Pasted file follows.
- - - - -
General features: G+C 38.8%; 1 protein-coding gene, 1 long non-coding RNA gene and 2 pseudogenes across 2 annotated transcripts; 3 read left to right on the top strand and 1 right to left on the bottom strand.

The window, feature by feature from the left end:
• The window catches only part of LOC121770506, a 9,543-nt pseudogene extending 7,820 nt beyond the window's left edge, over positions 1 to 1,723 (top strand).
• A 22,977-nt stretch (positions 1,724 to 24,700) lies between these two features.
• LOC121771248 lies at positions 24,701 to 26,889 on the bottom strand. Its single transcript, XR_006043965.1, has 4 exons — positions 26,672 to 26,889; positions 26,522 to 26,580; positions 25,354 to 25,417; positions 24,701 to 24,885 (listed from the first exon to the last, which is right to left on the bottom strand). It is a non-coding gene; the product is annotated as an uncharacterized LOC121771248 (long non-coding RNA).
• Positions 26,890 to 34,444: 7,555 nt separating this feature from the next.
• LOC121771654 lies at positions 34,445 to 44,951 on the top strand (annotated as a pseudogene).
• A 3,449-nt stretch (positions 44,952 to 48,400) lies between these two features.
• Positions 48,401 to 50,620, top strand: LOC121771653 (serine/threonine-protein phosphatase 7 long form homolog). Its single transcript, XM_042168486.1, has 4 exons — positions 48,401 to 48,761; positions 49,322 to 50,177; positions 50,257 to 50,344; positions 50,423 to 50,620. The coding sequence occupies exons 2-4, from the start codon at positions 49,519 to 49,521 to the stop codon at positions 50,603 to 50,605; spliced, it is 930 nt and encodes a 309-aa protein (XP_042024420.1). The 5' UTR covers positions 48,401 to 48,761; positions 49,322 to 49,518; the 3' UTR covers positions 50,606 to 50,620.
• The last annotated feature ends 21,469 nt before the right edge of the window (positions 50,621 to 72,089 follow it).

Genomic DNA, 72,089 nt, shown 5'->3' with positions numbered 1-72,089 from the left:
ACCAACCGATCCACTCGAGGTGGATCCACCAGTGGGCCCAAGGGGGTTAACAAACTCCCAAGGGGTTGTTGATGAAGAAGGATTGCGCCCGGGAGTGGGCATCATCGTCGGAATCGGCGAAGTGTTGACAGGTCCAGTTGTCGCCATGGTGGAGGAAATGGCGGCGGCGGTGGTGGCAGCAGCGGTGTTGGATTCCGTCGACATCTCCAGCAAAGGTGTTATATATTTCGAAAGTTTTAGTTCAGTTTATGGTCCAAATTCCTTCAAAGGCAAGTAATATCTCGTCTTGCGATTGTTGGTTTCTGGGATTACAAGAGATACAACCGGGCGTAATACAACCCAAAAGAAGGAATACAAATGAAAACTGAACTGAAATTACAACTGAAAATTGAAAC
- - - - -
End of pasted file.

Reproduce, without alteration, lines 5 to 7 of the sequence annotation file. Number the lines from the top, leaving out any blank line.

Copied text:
• LOC121771248 lies at positions 24,701 to 26,889 on the bottom strand. Its single transcript, XR_006043965.1, has 4 exons — positions 26,672 to 26,889; positions 26,522 to 26,580; positions 25,354 to 25,417; positions 24,701 to 24,885 (listed from the first exon to the last, which is right to left on the bottom strand). It is a non-coding gene; the product is annotated as an uncharacterized LOC121771248 (long non-coding RNA).
• Positions 26,890 to 34,444: 7,555 nt separating this feature from the next.
• LOC121771654 lies at positions 34,445 to 44,951 on the top strand (annotated as a pseudogene).